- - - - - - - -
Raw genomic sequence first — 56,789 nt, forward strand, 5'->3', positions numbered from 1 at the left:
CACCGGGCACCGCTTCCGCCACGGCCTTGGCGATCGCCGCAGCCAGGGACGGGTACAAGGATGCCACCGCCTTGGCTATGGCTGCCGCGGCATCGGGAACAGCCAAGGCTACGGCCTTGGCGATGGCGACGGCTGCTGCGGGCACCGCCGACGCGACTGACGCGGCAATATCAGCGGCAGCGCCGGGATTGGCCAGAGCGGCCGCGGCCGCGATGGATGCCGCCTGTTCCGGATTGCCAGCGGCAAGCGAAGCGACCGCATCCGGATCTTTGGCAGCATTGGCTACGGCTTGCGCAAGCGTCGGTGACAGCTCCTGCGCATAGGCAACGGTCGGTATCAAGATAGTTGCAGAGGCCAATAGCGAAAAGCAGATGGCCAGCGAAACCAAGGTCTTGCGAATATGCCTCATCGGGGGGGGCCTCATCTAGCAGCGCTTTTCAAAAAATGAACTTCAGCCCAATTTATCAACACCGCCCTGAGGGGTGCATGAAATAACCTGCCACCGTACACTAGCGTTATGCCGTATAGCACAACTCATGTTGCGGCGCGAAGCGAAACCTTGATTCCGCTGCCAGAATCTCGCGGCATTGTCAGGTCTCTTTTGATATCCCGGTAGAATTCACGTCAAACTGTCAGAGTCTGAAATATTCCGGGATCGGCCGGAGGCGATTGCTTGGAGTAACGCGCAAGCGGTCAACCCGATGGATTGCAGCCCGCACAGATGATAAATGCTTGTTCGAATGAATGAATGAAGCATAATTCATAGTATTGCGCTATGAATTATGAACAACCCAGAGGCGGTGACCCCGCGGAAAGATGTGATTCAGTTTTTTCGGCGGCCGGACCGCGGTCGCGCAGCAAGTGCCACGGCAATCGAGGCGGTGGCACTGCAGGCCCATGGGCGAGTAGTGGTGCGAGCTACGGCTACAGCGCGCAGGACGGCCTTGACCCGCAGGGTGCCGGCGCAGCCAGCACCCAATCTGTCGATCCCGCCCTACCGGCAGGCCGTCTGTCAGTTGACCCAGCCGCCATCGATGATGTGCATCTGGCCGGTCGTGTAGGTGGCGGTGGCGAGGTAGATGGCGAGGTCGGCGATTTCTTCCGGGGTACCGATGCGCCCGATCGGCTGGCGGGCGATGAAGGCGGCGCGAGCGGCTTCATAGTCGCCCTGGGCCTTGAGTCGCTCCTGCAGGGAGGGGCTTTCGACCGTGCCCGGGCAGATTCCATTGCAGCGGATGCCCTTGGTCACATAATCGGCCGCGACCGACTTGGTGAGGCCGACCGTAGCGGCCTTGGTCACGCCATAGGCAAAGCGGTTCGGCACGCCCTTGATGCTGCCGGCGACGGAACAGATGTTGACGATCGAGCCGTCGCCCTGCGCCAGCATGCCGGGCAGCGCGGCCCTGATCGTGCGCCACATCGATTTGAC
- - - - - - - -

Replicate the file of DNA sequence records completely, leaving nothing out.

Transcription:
Raw genomic sequence first — 56,789 nt, forward strand, 5'->3', positions numbered from 1 at the left:
CACCGGGCACCGCTTCCGCCACGGCCTTGGCGATCGCCGCAGCCAGGGACGGGTACAAGGATGCCACCGCCTTGGCTATGGCTGCCGCGGCATCGGGAACAGCCAAGGCTACGGCCTTGGCGATGGCGACGGCTGCTGCGGGCACCGCCGACGCGACTGACGCGGCAATATCAGCGGCAGCGCCGGGATTGGCCAGAGCGGCCGCGGCCGCGATGGATGCCGCCTGTTCCGGATTGCCAGCGGCAAGCGAAGCGACCGCATCCGGATCTTTGGCAGCATTGGCTACGGCTTGCGCAAGCGTCGGTGACAGCTCCTGCGCATAGGCAACGGTCGGTATCAAGATAGTTGCAGAGGCCAATAGCGAAAAGCAGATGGCCAGCGAAACCAAGGTCTTGCGAATATGCCTCATCGGGGGGGGCCTCATCTAGCAGCGCTTTTCAAAAAATGAACTTCAGCCCAATTTATCAACACCGCCCTGAGGGGTGCATGAAATAACCTGCCACCGTACACTAGCGTTATGCCGTATAGCACAACTCATGTTGCGGCGCGAAGCGAAACCTTGATTCCGCTGCCAGAATCTCGCGGCATTGTCAGGTCTCTTTTGATATCCCGGTAGAATTCACGTCAAACTGTCAGAGTCTGAAATATTCCGGGATCGGCCGGAGGCGATTGCTTGGAGTAACGCGCAAGCGGTCAACCCGATGGATTGCAGCCCGCACAGATGATAAATGCTTGTTCGAATGAATGAATGAAGCATAATTCATAGTATTGCGCTATGAATTATGAACAACCCAGAGGCGGTGACCCCGCGGAAAGATGTGATTCAGTTTTTTCGGCGGCCGGACCGCGGTCGCGCAGCAAGTGCCACGGCAATCGAGGCGGTGGCACTGCAGGCCCATGGGCGAGTAGTGGTGCGAGCTACGGCTACAGCGCGCAGGACGGCCTTGACCCGCAGGGTGCCGGCGCAGCCAGCACCCAATCTGTCGATCCCGCCCTACCGGCAGGCCGTCTGTCAGTTGACCCAGCCGCCATCGATGATGTGCATCTGGCCGGTCGTGTAGGTGGCGGTGGCGAGGTAGATGGCGAGGTCGGCGATTTCTTCCGGGGTACCGATGCGCCCGATCGGCTGGCGGGCGATGAAGGCGGCGCGAGCGGCTTCATAGTCGCCCTGGGCCTTGAGTCGCTCCTGCAGGGAGGGGCTTTCGACCGTGCCCGGGCAGATTCCATTGCAGCGGATGCCCTTGGTCACATAATCGGCCGCGACCGACTTGGTGAGGCCGACCGTAGCGGCCTTGGTCACGCCATAGGCAAAGCGGTTCGGCACGCCCTTGATGCTGCCGGCGACGGAACAGATGTTGACGATCGAGCCGTCGCCCTGCGCCAGCATGCCGGGCAGCGCGGCCCTGATCGTGCGCCACATCGATTTGAC